Quibi has certainly made a name for itself by attracting exciting talent to craft and star in its original series delivered in “quick bites.” But given that a cell phone is the ideal way to view any Quibi series, that poses a unique challenge to filmmakers who have to make sure their story works both horizontally and vertically.
Veena Sud had this top of mind when she was working on The Stranger, a thriller that she wrote, produced and directed. The story finds Maika Monroe playing a rideshare driver who has just moved to Los Angeles, only to be caught in a deadly cat-and-mouse game with a psychopath played by Dane DeHaan.
Speaking with Collider’s Perri Nemiroff on an episode of Collider’s Ladies Night, Sud revealed that when she first signed on for The Stranger, she began considering the ways she could account for having her story work in a vertical format:
“I did have an intent early on when I knew that we would have to accommodate for people who were holding the phone either widescreen or vertical, so I said, ‘Should I have two monitors on set? Should I make sure we’re shooting both ways?’ That would never happen. It’s a set, so you’re moving at breakneck speed. So what we did was the DP and I and my production designer talked ad nauseum before Day One. In prep we spent a lot of time talking about what is the most satisfying way to tell this story for somebody? Because I know how to tell a story horizontally, I’ve never told a story vertically. None of us had.”
Sud and her team knew they couldn’t discount people who chose to watch The Stranger vertically, so they hit upon the idea of emphasizing depth in every shot:
“We very quickly realized we couldn’t just say, ‘Screw you if you’re holding it vertically. We don’t care. Just hold it horizontally.’ Especially since phones are designed to be held vertically. So we started to talk about, what about depth? What about instead of thinking East/West, you think A/Z [axis]? How do I create as much depth inside the frame, because whether it’s horizontal or vertical, I’m gonna feel that. And make sure the information that audiences get holding vertically or horizontally is constantly at the edges of the frame, so that they never feel like they’re missing anything.”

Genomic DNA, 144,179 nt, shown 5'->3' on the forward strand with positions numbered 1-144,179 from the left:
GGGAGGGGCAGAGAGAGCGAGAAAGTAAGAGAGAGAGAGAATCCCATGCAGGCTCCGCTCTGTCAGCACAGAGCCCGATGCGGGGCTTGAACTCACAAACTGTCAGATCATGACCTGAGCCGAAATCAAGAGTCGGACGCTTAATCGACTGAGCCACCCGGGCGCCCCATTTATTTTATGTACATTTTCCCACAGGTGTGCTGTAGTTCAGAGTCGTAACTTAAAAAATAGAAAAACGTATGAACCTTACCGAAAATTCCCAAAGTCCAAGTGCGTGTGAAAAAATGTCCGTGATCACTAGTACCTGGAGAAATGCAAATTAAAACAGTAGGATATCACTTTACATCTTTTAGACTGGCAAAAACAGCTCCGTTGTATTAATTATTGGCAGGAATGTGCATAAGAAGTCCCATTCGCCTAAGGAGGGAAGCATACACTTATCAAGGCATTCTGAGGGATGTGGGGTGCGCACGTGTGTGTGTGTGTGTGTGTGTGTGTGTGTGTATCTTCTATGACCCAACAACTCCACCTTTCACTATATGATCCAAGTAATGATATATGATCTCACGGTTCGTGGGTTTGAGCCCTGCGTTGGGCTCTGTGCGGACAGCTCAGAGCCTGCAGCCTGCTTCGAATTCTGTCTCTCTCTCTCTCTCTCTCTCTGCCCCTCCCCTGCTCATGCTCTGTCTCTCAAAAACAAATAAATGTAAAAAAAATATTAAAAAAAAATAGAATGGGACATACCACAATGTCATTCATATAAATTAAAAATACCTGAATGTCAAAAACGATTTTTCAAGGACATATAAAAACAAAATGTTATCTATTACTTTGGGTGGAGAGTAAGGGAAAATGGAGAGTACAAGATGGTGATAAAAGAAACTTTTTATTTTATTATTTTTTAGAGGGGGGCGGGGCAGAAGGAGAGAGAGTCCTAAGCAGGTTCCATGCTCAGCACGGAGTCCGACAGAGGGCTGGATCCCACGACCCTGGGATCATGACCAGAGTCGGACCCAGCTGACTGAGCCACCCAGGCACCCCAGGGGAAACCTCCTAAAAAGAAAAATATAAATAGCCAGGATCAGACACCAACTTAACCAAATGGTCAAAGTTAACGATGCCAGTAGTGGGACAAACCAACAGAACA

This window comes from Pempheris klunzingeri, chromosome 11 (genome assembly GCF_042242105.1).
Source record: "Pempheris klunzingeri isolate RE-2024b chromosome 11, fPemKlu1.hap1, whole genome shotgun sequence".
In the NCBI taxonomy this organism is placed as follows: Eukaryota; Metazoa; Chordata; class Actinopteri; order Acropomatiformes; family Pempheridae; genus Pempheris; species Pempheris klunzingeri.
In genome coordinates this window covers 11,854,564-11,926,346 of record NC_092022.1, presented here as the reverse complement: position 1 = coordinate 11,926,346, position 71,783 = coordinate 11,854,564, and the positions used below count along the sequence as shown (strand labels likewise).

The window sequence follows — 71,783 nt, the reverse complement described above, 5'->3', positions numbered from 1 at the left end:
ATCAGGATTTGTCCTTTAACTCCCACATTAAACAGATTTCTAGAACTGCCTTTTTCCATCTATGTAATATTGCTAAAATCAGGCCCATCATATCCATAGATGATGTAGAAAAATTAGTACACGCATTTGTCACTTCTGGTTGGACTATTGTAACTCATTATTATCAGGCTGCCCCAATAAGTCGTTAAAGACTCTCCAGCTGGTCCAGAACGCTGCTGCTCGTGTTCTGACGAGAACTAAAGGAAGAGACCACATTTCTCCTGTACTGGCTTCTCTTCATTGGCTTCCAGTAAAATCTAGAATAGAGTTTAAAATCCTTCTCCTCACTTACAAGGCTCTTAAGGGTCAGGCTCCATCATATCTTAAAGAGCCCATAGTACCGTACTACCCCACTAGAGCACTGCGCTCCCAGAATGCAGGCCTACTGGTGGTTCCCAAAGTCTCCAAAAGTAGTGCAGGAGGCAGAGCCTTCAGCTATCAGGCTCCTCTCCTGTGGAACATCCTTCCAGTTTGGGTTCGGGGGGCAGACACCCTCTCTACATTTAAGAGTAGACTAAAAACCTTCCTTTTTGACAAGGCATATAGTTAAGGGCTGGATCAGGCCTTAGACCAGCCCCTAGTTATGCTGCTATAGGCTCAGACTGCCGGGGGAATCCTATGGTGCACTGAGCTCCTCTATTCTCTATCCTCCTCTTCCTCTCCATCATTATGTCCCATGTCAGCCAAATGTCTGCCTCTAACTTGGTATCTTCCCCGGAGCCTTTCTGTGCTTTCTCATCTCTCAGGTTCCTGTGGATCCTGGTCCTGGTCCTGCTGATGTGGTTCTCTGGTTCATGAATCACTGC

The The Killing and Seven Seconds creator gave some examples of how she emphasized depth in the framing of certain scenes in The Stranger:
“We pushed aisled together closer in like the gas station. There was constantly depth layers we were shooting through. Claire was always moving through spaces that were interesting and full of life, like the train station, Chinatown plaza, the train itself… There’s always something moving and giving you more information. The toughest thing is the movie opens up on two people sitting inside a car. What we talked about then was to respect the dark element and the dark tone of what evolves slowly in that car between these two people, keep the camera moving but very slowly. And hit the side of her cheekbone, hit the rearview mirror where you see her eyes. Keep the camera moving in ways that maybe the audience isn’t even aware of, but they are constantly getting information.”
So there you have it. That’s how a filmmaker creates a show that’s suitable to be consumed in two very different aspect ratios.
The Stranger is now available to watch exclusively on Quibi.